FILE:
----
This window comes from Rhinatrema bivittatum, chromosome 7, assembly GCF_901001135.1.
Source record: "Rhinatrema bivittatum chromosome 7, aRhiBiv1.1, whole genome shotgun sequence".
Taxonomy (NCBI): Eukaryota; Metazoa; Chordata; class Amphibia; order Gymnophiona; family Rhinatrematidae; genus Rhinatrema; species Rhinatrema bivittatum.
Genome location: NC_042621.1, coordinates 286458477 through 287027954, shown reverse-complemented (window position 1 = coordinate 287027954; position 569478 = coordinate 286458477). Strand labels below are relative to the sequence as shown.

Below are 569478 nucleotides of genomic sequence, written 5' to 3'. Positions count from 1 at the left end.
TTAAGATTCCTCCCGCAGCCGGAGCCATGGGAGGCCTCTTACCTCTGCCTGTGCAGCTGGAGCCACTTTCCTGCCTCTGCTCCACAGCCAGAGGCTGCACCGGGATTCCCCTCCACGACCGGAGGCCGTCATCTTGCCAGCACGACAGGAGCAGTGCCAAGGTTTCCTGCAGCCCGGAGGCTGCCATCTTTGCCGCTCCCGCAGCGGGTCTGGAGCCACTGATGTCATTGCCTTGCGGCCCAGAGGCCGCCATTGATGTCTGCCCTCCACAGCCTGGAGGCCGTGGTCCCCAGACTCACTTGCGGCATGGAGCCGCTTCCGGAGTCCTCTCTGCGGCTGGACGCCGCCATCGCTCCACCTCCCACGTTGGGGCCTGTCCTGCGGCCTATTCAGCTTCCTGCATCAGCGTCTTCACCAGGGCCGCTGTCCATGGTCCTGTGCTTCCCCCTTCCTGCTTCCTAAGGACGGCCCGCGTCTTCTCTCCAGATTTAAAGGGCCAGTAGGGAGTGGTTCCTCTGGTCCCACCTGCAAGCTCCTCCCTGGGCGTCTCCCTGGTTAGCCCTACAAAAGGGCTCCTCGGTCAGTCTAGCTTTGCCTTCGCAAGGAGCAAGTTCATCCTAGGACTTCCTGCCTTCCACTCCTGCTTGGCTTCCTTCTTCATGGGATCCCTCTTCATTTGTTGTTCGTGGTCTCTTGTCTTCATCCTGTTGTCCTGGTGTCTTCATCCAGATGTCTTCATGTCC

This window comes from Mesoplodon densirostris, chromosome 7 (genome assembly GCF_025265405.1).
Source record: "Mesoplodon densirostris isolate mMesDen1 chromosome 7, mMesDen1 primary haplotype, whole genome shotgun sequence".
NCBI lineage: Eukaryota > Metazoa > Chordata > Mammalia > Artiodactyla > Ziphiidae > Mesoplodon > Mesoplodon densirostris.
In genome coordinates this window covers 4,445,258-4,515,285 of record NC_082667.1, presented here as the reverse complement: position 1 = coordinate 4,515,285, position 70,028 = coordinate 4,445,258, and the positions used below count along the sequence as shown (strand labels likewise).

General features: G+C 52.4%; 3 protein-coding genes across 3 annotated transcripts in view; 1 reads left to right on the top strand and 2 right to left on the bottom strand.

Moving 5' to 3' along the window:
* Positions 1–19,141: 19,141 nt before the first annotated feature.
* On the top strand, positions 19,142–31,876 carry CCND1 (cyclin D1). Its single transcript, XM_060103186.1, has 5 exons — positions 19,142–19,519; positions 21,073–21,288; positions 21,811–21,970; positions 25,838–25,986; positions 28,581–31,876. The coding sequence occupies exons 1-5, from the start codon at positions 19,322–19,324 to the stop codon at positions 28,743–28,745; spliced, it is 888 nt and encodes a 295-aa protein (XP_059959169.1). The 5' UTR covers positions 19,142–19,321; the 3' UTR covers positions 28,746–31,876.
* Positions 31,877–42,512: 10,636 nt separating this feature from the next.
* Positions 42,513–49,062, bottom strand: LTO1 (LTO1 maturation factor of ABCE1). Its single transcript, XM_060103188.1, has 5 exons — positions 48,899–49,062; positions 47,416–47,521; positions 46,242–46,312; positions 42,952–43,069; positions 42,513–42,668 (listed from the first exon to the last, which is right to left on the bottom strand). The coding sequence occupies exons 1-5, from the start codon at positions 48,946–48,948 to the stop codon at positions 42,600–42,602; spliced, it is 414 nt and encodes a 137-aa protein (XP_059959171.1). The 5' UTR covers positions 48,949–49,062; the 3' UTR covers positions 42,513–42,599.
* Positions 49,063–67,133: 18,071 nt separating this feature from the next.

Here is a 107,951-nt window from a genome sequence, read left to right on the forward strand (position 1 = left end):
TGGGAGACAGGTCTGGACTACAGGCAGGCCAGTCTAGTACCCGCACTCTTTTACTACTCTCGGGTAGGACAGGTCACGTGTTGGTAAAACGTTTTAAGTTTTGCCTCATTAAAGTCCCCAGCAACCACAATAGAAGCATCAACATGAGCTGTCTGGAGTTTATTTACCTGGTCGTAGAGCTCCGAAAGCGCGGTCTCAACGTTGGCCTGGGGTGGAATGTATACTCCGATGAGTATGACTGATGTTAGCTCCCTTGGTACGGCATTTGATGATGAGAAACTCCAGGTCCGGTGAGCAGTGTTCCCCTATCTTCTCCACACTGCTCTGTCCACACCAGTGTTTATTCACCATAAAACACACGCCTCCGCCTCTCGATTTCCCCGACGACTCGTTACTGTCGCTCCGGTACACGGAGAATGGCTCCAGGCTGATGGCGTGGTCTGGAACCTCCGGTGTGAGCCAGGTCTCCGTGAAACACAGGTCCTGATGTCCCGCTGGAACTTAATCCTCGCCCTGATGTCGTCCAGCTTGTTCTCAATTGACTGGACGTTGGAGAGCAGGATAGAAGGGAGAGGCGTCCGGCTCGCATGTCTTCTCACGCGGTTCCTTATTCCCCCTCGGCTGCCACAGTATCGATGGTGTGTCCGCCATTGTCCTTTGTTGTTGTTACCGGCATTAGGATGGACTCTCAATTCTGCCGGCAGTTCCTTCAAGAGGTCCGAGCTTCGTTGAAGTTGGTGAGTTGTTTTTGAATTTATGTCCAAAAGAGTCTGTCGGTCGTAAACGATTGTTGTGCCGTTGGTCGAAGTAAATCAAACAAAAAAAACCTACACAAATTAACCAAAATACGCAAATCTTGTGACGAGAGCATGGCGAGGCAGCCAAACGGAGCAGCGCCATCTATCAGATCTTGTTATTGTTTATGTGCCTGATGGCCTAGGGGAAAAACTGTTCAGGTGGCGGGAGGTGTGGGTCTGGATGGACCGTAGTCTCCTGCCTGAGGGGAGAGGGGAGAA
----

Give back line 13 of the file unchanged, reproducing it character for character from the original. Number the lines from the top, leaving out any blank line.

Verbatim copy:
* Positions 1–19,141: 19,141 nt before the first annotated feature.